Employing a large number of adjunct instructors provides
the IUTP the opportunity to bring the most updated skills and experiences
from the industry into the classroom. It also allows us to apply new
techniques, equipment and technology that will be returned to the industry
through our students. For example, the one permanent staff member, four
adjunct instructors and one guest speaker supported the UXO Technician
Level 1 class, which concluded on March 22, 2002. The EOD technician, UXO
technician, UXO supervisor and munitions management experience of these
six individuals totaled 120 years.
The UXO Technician Level 1 Course is a 200-hour course covering 25 training days. The subject areas covered during the course are:
Course introduction and administrative requirements
UXO environmental remediation overview
Mathematics, electricity and physics
Explosives and explosive effects
Fuze functioning and ordnance safety precautions
Surface, air, chemical and underwater ordnance identification (classroom and practical)
Other various explosive hazards and pyrotechnics
Storage, handling and transportation of explosives
Demolition materials, firing systems & disposal procedures
Electric, non-electric and shock-tube firing systems (classroom and practical)
Four different pieces of geophysical equipment (classroom and practical)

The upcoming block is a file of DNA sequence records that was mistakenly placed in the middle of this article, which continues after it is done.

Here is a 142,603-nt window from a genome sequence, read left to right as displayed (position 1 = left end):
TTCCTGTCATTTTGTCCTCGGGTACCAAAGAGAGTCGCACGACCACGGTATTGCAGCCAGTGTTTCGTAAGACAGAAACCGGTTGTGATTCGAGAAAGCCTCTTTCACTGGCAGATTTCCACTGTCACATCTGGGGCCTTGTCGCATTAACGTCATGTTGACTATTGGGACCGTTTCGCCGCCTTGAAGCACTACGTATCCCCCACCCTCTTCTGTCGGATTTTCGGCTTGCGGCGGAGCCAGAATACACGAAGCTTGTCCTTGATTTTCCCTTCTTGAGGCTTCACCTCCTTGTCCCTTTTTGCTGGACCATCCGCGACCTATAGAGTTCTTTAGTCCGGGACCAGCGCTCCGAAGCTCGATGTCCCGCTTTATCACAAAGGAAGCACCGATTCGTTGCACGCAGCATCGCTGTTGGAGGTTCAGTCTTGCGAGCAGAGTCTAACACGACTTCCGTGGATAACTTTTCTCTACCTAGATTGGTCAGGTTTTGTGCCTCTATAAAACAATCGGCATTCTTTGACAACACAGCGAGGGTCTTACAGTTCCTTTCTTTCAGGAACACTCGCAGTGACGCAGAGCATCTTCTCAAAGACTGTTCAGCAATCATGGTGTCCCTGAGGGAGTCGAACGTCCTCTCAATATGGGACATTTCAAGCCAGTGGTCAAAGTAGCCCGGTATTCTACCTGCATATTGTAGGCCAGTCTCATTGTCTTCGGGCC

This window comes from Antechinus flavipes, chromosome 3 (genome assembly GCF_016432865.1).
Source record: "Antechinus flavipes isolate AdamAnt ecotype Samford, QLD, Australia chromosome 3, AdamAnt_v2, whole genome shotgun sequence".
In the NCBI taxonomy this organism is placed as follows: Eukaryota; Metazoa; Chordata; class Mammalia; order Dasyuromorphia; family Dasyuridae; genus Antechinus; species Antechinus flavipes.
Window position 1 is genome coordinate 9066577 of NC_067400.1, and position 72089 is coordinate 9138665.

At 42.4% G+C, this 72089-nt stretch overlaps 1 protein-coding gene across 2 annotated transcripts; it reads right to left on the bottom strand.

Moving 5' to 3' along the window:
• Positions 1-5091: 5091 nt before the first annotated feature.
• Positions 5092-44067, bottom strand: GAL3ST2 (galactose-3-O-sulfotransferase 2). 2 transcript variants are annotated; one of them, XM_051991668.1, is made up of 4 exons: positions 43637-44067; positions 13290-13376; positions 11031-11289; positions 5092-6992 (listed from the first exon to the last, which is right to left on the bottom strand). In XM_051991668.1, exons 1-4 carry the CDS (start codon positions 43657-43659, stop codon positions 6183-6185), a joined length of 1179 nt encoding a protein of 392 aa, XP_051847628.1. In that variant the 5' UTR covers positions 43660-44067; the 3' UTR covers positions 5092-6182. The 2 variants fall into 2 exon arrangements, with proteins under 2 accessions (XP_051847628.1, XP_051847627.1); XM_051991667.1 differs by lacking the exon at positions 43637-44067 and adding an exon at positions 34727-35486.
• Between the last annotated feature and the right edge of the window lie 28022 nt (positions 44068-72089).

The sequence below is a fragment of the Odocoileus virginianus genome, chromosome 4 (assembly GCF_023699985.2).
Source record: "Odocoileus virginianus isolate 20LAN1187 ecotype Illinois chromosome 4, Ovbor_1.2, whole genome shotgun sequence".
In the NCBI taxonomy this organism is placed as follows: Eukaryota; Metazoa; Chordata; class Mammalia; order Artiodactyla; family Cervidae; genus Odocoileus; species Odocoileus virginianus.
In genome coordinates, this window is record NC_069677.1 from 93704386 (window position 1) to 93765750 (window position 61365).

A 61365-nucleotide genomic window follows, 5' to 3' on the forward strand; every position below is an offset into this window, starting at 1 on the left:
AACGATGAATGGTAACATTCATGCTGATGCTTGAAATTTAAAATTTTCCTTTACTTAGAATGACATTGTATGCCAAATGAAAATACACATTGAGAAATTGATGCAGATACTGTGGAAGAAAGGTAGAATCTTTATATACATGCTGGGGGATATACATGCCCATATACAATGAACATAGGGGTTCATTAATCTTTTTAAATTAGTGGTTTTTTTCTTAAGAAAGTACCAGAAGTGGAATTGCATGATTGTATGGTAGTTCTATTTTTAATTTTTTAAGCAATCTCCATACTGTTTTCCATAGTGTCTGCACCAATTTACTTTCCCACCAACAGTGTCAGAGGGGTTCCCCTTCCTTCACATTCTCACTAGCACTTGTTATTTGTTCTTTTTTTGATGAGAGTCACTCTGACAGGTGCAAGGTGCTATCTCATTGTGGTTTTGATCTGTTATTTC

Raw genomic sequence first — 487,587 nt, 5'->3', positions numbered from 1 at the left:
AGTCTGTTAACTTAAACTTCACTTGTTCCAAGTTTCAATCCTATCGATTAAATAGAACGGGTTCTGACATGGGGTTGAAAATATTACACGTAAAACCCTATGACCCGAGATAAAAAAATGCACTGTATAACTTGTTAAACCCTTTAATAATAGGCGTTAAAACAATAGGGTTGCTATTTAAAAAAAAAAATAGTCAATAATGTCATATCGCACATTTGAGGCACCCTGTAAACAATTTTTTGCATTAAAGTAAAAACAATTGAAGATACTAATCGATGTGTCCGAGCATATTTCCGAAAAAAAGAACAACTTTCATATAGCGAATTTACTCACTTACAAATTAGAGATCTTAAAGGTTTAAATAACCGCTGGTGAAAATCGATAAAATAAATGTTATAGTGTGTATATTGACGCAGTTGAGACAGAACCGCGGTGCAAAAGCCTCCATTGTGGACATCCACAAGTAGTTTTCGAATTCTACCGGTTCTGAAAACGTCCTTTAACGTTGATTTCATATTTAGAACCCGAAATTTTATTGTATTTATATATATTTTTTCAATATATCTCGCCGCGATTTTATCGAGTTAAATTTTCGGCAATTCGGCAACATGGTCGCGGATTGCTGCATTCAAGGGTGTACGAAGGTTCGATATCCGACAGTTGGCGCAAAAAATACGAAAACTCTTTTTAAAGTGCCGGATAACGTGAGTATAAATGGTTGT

Professional development seminar (focusing on the UXO industry)
Industry seminar (dependent upon personnel availability)
Study-halls are offered nightly on weekdays and on
weekends upon student request. At least one instructor is present at all
study-halls; however, it is common to find two or more in attendance.
Students are required to pass two practical and three written exams during the course, including an overall comprehensive exam. Minimum passing scores are 80 percent and 85 percent for written and practical exams respectively. The grading criteria are set high to ensure that IUTP graduates can operate with minimal supervision on a UXO site.
|A student sets up a ring main with branch lines using various knots and other methods of attachment. c/o TEEX|
The IUTP offices and primary training areas are located at